“CHIL is about the virtual creation of our products and associated processes in digital form before we build the physical products,” says Jeff D. Smith, director of special projects at Lockheed Martin Space Systems. “This becomes especially important for spacecraft. Nearly every spacecraft is unique; each one presents different challenges to the people who build them.
“The capabilities of CHIL provide the means to fundamentally change the way we work. As customer budget pressures continue, and the need for critical assets in space escalates, CHIL will help increase the affordability and value of our programs,” adds Smith. He says similar VR and motion-tracking technology “is being used in the movie industry to create fictitious worlds, but the CHIL is real, and it is driving quality and affordability into our products.”
Lockheed Martin’s pioneering immersive engineering system, the Ship/Air Integration Lab (SAIL) in Fort Worth, Texas, supported and verified key engineering solutions, helping the defense contractor win contract bidding on the Joint Strike Fighter—now known as the F-35 Lightning II. After the F-35’s design was complete, SAIL’s mission was broadened to include safety analyses and facility reviews, and its name was changed to the Human Immersive Lab (HIL).
The CHIL also represents Lockheed Martin’s significant branching out with immersive-engineering technology into final assembly. While HIL focuses on holding down life-cycle costs of aircraft, the CHIL capabilities span the entire life cycle, from concept phase to operations and sustainability. Much of CHIL’s focus is on mistake-proofing the production phase of multibillion-dollar systems.
The differences in the ways HIL and CHIL approach immersive engineering are huge. Aircraft in service get lots of hands-on maintenance, but spacecraft get almost none. Spacecraft canweigh thousands of pounds and have tens of thousands of electronic and electromechanical components. Except for a few military and communications satellites, each spacecraft is one-of-a-kind, and all are assembled by hand. Every connection must withstand the shock and vibration of riding a rocket into space, so every assembly step is verified and documented.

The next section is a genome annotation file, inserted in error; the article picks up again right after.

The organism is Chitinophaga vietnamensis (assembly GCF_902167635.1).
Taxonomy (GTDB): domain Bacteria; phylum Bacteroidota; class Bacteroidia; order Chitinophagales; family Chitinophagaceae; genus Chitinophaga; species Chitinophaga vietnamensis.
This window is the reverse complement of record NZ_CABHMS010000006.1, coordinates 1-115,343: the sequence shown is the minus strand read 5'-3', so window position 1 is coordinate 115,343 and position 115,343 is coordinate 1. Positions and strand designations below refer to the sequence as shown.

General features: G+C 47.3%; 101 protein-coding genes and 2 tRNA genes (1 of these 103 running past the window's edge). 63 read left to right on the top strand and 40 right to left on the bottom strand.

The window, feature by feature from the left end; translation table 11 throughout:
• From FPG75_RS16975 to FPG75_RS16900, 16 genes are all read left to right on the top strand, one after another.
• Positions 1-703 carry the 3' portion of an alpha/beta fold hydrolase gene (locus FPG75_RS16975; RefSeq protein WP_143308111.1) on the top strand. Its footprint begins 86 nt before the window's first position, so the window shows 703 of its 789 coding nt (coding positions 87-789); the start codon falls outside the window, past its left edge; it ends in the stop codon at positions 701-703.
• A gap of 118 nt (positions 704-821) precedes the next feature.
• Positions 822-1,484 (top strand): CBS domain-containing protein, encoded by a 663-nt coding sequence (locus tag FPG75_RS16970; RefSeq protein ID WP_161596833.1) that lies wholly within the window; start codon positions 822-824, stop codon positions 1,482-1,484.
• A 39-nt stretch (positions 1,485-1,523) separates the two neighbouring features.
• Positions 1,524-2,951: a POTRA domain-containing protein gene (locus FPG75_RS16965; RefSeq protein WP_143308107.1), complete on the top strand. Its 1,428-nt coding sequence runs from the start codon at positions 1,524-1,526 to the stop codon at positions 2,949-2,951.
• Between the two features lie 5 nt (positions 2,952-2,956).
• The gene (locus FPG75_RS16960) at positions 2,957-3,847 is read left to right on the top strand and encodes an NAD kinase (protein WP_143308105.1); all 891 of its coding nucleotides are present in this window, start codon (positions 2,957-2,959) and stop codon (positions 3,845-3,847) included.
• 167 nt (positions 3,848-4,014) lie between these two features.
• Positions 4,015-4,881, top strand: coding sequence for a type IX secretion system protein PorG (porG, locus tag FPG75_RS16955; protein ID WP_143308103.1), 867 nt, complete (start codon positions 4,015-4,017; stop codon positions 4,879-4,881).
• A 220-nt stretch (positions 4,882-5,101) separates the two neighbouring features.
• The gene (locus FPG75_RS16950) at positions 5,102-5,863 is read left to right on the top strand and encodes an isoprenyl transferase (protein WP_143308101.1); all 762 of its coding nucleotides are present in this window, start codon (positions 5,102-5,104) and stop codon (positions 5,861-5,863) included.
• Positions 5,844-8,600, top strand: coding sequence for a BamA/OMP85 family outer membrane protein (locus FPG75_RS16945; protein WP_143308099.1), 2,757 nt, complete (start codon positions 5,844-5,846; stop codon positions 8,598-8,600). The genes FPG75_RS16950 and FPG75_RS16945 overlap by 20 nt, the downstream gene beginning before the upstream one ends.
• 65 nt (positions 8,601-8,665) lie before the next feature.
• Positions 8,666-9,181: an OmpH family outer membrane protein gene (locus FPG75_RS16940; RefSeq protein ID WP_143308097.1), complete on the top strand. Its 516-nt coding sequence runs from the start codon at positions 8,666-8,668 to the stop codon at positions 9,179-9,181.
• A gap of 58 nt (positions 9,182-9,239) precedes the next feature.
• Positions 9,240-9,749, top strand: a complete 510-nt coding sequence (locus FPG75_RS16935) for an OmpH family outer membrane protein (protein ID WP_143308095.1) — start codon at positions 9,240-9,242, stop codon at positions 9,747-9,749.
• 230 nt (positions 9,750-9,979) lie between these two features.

Once launched, spacecraft traverse millions of miles of space and arrive unaffected by the deep cold and low-level radiation of space travel. After all that, they must perform for years in unearthly places like Mars. Electronic tweaking aside, maintenance and repairs are impossible. Right First Time is, in other words, just the beginning of spacecraft quality.
“Using motion tracking and VR, the CHIL creates a unique collaborative virtual environment for exploring and solving problems quickly, and where hardware designs and manufacturing processes can be fine tuned before production or development begins,” notes Lockheed Martin Space Systems in a media release. “This allows engineers to identify risks and increase efficiencies early in program development, when the cost, risk, and time associated with making modifications are still low. With a range of technology applications, the CHIL can improve every stage of a program, from the concept phase to the operations and sustainability phase.”
Lockheed Martin summarized CHIL’s anticipated benefits as “a rich virtual environment” that allows engineers to:
• Establish, optimize, and validate processes before release to manufacturing
• Identify bottlenecks, collision, and worker issues before they happen
• Improve resource utilization and material flow
• Improve productivity
• Reduce rework and scrap
• Mitigate program risk
Lockheed points out that HIL generated a 15-fold internal return on the company’s total investment in applying immersive engineering to detailed aircraft design. The company also credits SAIL with helping it save more than $100 million: The money would have been spent for modifications to the aircraft-carrier version of the F-35. Management at Lockheed Martin, the world’s largest defense contractor, made sure the word got out.
Immersive engineering doesn’t really change the basics of quality. That is still about getting the product, whatever it may be, made exactly to the customer’s specification, on or under budget and delivered on time with no glitches or snags. Immersive engineering allows everyone involved to see and understand what’s going on, spot problems, and recommend solutions across the broad spectrum of manufacturing—productivity, manufacturability, life-cycle costs, and ergonomics.